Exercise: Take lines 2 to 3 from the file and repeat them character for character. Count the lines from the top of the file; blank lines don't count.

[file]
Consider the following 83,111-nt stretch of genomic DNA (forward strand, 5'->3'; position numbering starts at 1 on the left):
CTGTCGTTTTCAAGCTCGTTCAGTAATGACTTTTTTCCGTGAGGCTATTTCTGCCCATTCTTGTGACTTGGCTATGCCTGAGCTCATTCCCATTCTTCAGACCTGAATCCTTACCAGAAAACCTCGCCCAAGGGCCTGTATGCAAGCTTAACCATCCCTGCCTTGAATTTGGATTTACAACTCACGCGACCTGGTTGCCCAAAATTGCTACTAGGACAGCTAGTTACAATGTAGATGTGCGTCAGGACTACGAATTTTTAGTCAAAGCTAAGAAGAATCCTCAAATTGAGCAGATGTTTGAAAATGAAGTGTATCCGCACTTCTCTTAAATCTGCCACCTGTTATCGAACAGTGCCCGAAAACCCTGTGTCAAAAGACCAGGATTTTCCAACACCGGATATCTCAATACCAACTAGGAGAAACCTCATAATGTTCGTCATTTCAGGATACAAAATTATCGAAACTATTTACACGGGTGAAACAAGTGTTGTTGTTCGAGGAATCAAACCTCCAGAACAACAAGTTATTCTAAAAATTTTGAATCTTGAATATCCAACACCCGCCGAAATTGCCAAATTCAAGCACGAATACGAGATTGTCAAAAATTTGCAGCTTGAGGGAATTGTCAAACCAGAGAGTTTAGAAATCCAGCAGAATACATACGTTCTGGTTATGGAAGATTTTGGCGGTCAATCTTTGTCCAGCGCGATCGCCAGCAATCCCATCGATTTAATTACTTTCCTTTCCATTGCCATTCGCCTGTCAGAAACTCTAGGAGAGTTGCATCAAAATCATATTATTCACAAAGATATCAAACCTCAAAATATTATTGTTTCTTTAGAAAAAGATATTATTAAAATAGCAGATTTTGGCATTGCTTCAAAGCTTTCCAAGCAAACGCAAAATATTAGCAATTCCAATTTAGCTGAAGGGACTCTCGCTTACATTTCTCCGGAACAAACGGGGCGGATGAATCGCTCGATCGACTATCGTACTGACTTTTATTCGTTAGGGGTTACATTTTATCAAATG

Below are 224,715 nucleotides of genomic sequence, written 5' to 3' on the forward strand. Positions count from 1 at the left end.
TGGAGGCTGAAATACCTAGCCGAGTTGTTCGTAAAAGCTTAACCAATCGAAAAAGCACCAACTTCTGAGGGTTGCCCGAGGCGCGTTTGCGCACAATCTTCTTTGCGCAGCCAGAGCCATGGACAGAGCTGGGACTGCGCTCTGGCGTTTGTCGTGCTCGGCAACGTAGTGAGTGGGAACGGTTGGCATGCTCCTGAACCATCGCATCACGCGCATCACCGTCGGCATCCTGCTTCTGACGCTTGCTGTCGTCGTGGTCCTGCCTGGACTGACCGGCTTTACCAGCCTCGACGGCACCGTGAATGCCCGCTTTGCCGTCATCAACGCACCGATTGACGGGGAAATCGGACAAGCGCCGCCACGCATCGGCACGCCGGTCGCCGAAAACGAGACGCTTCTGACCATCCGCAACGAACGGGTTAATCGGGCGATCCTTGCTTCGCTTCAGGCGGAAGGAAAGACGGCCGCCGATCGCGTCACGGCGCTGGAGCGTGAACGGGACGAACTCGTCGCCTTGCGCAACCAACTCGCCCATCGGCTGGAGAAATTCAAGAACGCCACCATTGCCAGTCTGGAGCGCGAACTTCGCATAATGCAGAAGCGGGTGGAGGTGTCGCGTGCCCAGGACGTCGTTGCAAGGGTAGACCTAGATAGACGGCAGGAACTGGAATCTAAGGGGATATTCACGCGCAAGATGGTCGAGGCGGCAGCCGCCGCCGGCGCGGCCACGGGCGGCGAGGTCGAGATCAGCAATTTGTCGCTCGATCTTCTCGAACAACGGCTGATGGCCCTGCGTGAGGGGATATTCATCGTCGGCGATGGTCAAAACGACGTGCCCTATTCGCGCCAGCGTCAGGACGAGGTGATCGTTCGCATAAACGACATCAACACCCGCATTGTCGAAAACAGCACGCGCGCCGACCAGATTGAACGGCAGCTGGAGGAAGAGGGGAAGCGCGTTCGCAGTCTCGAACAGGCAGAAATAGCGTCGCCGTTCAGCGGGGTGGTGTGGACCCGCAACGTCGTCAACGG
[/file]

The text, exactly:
CTGTCGTTTTCAAGCTCGTTCAGTAATGACTTTTTTCCGTGAGGCTATTTCTGCCCATTCTTGTGACTTGGCTATGCCTGAGCTCATTCCCATTCTTCAGACCTGAATCCTTACCAGAAAACCTCGCCCAAGGGCCTGTATGCAAGCTTAACCATCCCTGCCTTGAATTTGGATTTACAACTCACGCGACCTGGTTGCCCAAAATTGCTACTAGGACAGCTAGTTACAATGTAGATGTGCGTCAGGACTACGAATTTTTAGTCAAAGCTAAGAAGAATCCTCAAATTGAGCAGATGTTTGAAAATGAAGTGTATCCGCACTTCTCTTAAATCTGCCACCTGTTATCGAACAGTGCCCGAAAACCCTGTGTCAAAAGACCAGGATTTTCCAACACCGGATATCTCAATACCAACTAGGAGAAACCTCATAATGTTCGTCATTTCAGGATACAAAATTATCGAAACTATTTACACGGGTGAAACAAGTGTTGTTGTTCGAGGAATCAAACCTCCAGAACAACAAGTTATTCTAAAAATTTTGAATCTTGAATATCCAACACCCGCCGAAATTGCCAAATTCAAGCACGAATACGAGATTGTCAAAAATTTGCAGCTTGAGGGAATTGTCAAACCAGAGAGTTTAGAAATCCAGCAGAATACATACGTTCTGGTTATGGAAGATTTTGGCGGTCAATCTTTGTCCAGCGCGATCGCCAGCAATCCCATCGATTTAATTACTTTCCTTTCCATTGCCATTCGCCTGTCAGAAACTCTAGGAGAGTTGCATCAAAATCATATTATTCACAAAGATATCAAACCTCAAAATATTATTGTTTCTTTAGAAAAAGATATTATTAAAATAGCAGATTTTGGCATTGCTTCAAAGCTTTCCAAGCAAACGCAAAATATTAGCAATTCCAATTTAGCTGAAGGGACTCTCGCTTACATTTCTCCGGAACAAACGGGGCGGATGAATCGCTCGATCGACTATCGTACTGACTTTTATTCGTTAGGGGTTACATTTTATCAAATG

Below are 224,715 nucleotides of genomic sequence, written 5' to 3' on the forward strand. Positions count from 1 at the left end.